Worker wage dispute

A fire that broke out at the Yallourn Power Station is under control. file photograph

Latrobe Valley unionists have called on EnergyAustralia to honour a Fair Work Commission full bench decision to award casual workers an overtime loading rate.

This week, unionists estimated individual workers were losing $400-$500 per week, saving EnergyAustralia more than $1 million a month in outgoing wages and salaries.

Between 400 and 500 casual workers currently employed at EnergyAustralia’s Yallourn Power Station do not receive an overtime loading rate and could be affected if the company decides to appeal the decision to the High Court.

It follows a Federal Court hearing last month after EnergyAustralia disputed a FWC full bench decision to reverse its original finding after FWC commissioner David Gregory ruled in October 2016 a clause in the company’s enterprise agreement was not drafted to include casual loading on the calculation of overtime rates.

But the Federal Court found on October 23 the commission had the power to reverse the initial decision and rejected EnergyAustralia’s claims the decision was “wrongly decided”.

EnergyAustralia has 21 days from last month’s ruling to appeal the decision brought on by the AMWU, the CFMEU and the CEPU’s appeal.

Electrical Trades Union Gippsland branch organiser Peter Mooney said EnergyAustralia was using the process to “delay paying its people”.

“EnergyAustralia should come out, get on with business, accept the decision of the Federal Court and have casuals paid the correct rate of pay,” Mr Mooney said.

“They need to fix up any back pay that’s owed to these workers since they put them on and uphold the Federal Court and the Fair Work Commission’s decisions.”

The dispute comes as the station is undergoing a major 70-day planned maintenance outage with more than 500 casual staff who have been put on to deal with the additional work.

The outage is expected to be completed by the end of November, with EnergyAustralia estimating last month the work could contribute more than $30 million to the local economy through wages, services and the manufacture and delivery of materials and equipment.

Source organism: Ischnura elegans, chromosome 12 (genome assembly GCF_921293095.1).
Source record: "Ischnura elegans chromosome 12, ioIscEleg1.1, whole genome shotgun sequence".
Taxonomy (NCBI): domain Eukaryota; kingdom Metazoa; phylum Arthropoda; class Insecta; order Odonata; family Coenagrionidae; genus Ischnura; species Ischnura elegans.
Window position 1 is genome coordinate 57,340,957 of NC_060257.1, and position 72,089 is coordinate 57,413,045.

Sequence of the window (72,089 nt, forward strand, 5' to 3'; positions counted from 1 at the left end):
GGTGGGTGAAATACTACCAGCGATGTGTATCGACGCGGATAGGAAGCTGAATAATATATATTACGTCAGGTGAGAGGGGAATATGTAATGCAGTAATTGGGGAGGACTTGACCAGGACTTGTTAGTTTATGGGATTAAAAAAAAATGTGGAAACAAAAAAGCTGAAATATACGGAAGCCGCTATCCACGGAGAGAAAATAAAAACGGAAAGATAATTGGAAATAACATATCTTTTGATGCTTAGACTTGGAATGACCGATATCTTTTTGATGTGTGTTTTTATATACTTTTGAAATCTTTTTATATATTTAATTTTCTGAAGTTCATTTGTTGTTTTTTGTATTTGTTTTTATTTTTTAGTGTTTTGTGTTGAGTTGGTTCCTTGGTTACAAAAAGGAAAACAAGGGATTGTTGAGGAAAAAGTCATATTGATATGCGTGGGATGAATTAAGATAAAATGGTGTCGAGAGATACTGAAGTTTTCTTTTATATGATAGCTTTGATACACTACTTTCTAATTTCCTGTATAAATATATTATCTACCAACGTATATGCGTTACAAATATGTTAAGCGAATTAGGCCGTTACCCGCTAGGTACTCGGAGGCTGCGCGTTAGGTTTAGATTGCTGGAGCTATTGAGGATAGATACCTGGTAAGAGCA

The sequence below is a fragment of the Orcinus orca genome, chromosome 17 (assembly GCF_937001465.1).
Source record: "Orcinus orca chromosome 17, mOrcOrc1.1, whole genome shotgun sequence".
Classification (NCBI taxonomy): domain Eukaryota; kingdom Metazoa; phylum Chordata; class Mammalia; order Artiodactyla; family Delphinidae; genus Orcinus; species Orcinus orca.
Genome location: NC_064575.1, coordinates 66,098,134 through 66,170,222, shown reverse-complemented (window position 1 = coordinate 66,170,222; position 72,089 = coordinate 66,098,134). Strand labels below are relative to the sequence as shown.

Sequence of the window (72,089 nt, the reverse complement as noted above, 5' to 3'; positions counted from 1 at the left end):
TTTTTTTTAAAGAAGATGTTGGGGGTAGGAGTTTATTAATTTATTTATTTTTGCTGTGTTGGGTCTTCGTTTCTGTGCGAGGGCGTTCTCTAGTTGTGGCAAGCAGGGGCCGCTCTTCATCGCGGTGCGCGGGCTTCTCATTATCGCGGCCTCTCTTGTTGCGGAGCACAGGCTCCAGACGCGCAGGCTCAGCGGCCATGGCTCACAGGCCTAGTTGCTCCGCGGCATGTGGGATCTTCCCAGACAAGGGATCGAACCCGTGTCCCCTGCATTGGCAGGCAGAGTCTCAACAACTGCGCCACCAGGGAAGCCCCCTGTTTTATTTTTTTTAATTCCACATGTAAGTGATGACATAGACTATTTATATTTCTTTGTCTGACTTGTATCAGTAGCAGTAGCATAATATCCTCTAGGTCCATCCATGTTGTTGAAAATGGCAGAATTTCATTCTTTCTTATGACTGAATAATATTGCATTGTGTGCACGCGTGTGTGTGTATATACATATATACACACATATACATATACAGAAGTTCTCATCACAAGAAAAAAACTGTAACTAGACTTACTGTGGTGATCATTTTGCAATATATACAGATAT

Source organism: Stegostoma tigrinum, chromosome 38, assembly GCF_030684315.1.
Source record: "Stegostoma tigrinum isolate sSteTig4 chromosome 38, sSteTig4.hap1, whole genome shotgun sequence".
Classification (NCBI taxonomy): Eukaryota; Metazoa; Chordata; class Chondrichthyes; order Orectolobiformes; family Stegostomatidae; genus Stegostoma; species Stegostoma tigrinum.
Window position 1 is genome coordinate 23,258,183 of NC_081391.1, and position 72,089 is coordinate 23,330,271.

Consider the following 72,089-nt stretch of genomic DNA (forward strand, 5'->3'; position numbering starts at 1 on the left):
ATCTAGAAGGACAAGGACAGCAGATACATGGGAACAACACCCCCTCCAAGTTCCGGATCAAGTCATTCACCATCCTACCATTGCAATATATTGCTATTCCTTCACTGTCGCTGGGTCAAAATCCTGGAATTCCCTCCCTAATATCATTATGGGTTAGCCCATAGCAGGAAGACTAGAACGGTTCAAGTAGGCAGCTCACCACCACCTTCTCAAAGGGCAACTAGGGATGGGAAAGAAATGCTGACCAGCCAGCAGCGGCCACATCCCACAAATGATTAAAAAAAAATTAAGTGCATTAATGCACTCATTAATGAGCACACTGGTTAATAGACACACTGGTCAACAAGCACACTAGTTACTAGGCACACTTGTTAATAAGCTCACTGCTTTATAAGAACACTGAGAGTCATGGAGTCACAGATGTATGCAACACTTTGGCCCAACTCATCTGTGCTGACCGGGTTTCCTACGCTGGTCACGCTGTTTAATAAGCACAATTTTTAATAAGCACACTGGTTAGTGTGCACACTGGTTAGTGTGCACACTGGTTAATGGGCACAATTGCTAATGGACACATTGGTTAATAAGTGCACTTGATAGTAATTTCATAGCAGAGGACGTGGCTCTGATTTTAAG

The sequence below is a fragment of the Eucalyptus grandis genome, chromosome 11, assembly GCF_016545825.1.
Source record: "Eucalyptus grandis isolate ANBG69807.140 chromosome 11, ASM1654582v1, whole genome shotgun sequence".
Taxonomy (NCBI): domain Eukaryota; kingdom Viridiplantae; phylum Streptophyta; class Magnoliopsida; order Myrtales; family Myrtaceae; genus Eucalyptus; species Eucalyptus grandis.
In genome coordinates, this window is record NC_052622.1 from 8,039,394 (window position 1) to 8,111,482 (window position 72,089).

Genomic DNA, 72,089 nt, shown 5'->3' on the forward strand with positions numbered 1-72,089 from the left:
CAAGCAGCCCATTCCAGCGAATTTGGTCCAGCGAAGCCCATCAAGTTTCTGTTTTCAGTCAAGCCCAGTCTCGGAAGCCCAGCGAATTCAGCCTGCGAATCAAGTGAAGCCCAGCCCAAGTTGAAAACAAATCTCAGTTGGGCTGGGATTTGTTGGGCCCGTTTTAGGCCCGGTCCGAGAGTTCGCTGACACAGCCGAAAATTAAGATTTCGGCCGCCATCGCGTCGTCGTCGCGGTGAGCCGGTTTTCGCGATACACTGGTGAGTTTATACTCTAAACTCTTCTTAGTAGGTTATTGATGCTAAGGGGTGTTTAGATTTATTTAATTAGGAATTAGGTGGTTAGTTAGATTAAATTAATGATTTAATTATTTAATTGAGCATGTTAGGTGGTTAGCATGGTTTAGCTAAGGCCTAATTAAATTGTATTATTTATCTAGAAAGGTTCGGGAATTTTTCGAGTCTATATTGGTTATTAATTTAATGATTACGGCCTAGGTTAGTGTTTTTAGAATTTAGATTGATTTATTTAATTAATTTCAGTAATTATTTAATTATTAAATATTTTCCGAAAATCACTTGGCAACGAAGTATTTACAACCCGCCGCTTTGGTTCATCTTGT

“You can imagine in the lead up to Christmas there’s not a lot of work around, that extra $400 or $500 over eight weeks is an extra $4000 to a person going into Christmas,” Mr Mooney said.

“We really need EnergyAustralia to come out now and say they’re going to abide by the Federal Court and full bench decision, pay the 25 per cent loading from now on and backdate that money for the people who are owed this money.”

Previously, casual workers were employed by Ventia, an independent contractor, who awarded casual loading rates to workers who performed overtime duties on EnergyAustralia sites.

But Mr Mooney said when the unions entered negotiations with Ventia last year, Energy Australia hired casual workers directly to prevent the impact of potential industrial action.

“It gave them a safeguard if the unions went on an industrial campaign … for a new EBA,” he said.

“[EnergyAustralia] explained to those casuals that they were going hire that they wouldn’t be paying the casual loading on overtime.

“Our shop steward put it into dispute straight away and then we went through that process … We felt it was important to follow the disputes’ procedure before appealing to the Fair Work Commission.”

Australian Manufacturing Metal Workers’ Division Gippsland organiser Steve Dodd described casual loading as an “all-purpose date” which meant casual employees should be paid casual loading on penalty rates going forward.

“For some reason, EnergyAustralia has a view that once people go into overtime then they’re no longer a casual and we disagree with that,” Mr Dodd said.

“EnergyAustralia has the view of the world that these workers can only get casual loading during ordinary time which is 36 hours a week but that’s not right.”

In a statement to The Express, EnergyAustralia said “it’s not appropriate to speculate on matters before the courts but we look forward to resolving this matter.

“The matter the court is being asked to determine is about process, specifically whether the agreed approach to resolving disputes between EnergyAustralia and the union was properly applied.”